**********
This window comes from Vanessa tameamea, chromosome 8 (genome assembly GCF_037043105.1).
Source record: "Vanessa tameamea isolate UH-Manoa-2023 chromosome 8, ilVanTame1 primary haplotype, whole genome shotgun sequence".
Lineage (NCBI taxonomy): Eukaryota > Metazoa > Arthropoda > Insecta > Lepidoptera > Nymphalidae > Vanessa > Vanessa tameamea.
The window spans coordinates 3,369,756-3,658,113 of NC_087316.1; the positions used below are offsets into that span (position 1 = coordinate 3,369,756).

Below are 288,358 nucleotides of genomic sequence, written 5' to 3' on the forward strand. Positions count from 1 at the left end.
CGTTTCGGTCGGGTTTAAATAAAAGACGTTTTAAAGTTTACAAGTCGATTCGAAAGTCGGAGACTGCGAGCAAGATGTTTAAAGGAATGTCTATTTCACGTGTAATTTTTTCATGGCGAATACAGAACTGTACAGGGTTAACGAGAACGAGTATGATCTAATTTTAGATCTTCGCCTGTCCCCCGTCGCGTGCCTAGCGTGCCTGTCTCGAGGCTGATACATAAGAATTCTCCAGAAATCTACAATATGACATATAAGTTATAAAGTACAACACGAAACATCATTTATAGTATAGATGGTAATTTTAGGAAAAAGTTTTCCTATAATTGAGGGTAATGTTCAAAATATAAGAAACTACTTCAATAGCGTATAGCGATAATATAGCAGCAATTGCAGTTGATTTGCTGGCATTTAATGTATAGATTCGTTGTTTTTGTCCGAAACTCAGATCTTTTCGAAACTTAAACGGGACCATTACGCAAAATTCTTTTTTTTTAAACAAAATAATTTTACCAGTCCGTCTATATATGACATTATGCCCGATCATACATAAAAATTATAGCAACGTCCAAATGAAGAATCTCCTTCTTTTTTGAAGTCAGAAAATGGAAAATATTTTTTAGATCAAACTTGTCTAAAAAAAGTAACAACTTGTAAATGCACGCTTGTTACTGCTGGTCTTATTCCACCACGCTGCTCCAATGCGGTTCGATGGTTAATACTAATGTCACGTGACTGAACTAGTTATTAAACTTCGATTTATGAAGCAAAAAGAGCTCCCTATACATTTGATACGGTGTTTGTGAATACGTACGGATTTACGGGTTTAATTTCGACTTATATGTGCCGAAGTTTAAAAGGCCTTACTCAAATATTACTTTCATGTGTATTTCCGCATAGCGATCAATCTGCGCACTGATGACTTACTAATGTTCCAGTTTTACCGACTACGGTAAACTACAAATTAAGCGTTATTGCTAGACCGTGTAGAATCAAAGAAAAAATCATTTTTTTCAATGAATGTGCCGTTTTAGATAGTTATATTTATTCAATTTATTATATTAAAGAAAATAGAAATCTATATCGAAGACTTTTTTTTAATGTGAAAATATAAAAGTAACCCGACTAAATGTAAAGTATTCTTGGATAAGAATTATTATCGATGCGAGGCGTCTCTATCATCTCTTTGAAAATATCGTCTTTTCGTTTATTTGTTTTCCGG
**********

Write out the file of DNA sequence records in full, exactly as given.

This window comes from Vanessa tameamea, chromosome 8 (genome assembly GCF_037043105.1).
Source record: "Vanessa tameamea isolate UH-Manoa-2023 chromosome 8, ilVanTame1 primary haplotype, whole genome shotgun sequence".
Lineage (NCBI taxonomy): Eukaryota > Metazoa > Arthropoda > Insecta > Lepidoptera > Nymphalidae > Vanessa > Vanessa tameamea.
The window spans coordinates 3,369,756-3,658,113 of NC_087316.1; the positions used below are offsets into that span (position 1 = coordinate 3,369,756).

Below are 288,358 nucleotides of genomic sequence, written 5' to 3' on the forward strand. Positions count from 1 at the left end.
CGTTTCGGTCGGGTTTAAATAAAAGACGTTTTAAAGTTTACAAGTCGATTCGAAAGTCGGAGACTGCGAGCAAGATGTTTAAAGGAATGTCTATTTCACGTGTAATTTTTTCATGGCGAATACAGAACTGTACAGGGTTAACGAGAACGAGTATGATCTAATTTTAGATCTTCGCCTGTCCCCCGTCGCGTGCCTAGCGTGCCTGTCTCGAGGCTGATACATAAGAATTCTCCAGAAATCTACAATATGACATATAAGTTATAAAGTACAACACGAAACATCATTTATAGTATAGATGGTAATTTTAGGAAAAAGTTTTCCTATAATTGAGGGTAATGTTCAAAATATAAGAAACTACTTCAATAGCGTATAGCGATAATATAGCAGCAATTGCAGTTGATTTGCTGGCATTTAATGTATAGATTCGTTGTTTTTGTCCGAAACTCAGATCTTTTCGAAACTTAAACGGGACCATTACGCAAAATTCTTTTTTTTTAAACAAAATAATTTTACCAGTCCGTCTATATATGACATTATGCCCGATCATACATAAAAATTATAGCAACGTCCAAATGAAGAATCTCCTTCTTTTTTGAAGTCAGAAAATGGAAAATATTTTTTAGATCAAACTTGTCTAAAAAAAGTAACAACTTGTAAATGCACGCTTGTTACTGCTGGTCTTATTCCACCACGCTGCTCCAATGCGGTTCGATGGTTAATACTAATGTCACGTGACTGAACTAGTTATTAAACTTCGATTTATGAAGCAAAAAGAGCTCCCTATACATTTGATACGGTGTTTGTGAATACGTACGGATTTACGGGTTTAATTTCGACTTATATGTGCCGAAGTTTAAAAGGCCTTACTCAAATATTACTTTCATGTGTATTTCCGCATAGCGATCAATCTGCGCACTGATGACTTACTAATGTTCCAGTTTTACCGACTACGGTAAACTACAAATTAAGCGTTATTGCTAGACCGTGTAGAATCAAAGAAAAAATCATTTTTTTCAATGAATGTGCCGTTTTAGATAGTTATATTTATTCAATTTATTATATTAAAGAAAATAGAAATCTATATCGAAGACTTTTTTTTAATGTGAAAATATAAAAGTAACCCGACTAAATGTAAAGTATTCTTGGATAAGAATTATTATCGATGCGAGGCGTCTCTATCATCTCTTTGAAAATATCGTCTTTTCGTTTATTTGTTTTCCGG